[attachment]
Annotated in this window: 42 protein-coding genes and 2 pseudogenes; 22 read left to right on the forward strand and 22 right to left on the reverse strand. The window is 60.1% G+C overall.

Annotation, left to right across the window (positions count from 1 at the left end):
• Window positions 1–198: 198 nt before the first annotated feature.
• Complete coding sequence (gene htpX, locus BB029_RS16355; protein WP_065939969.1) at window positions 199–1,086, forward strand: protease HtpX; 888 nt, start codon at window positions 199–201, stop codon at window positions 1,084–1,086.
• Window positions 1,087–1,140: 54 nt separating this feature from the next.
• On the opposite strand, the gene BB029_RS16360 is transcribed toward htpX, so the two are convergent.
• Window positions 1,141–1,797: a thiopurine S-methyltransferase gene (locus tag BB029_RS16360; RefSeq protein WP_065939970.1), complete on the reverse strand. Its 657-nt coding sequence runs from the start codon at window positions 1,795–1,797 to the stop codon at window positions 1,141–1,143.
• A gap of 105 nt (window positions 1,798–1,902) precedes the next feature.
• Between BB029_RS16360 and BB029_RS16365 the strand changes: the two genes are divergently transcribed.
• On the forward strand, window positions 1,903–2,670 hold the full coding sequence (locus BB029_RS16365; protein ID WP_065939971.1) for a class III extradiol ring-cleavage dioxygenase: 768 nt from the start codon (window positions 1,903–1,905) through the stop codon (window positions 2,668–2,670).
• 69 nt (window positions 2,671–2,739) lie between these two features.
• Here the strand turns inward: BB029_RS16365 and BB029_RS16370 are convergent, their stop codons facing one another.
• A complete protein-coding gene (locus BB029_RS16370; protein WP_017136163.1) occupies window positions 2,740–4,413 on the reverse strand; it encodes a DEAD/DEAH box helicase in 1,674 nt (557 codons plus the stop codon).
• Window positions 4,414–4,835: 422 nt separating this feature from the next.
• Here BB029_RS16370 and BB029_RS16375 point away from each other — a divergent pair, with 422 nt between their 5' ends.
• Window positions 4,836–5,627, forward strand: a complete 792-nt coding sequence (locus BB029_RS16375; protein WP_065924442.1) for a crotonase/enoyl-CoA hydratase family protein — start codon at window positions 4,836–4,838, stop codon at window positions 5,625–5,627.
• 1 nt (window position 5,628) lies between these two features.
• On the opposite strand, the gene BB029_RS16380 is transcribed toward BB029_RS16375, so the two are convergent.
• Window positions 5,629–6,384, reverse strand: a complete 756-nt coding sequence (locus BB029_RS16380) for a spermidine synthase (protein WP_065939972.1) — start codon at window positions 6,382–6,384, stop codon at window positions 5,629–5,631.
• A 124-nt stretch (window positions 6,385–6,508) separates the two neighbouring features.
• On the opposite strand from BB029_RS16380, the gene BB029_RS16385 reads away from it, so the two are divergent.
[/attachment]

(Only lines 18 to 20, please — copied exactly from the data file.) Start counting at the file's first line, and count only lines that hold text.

• On the opposite strand, the gene BB029_RS16380 is transcribed toward BB029_RS16375, so the two are convergent.
• Window positions 5,629–6,384, reverse strand: a complete 756-nt coding sequence (locus BB029_RS16380) for a spermidine synthase (protein WP_065939972.1) — start codon at window positions 6,382–6,384, stop codon at window positions 5,629–5,631.
• A 124-nt stretch (window positions 6,385–6,508) separates the two neighbouring features.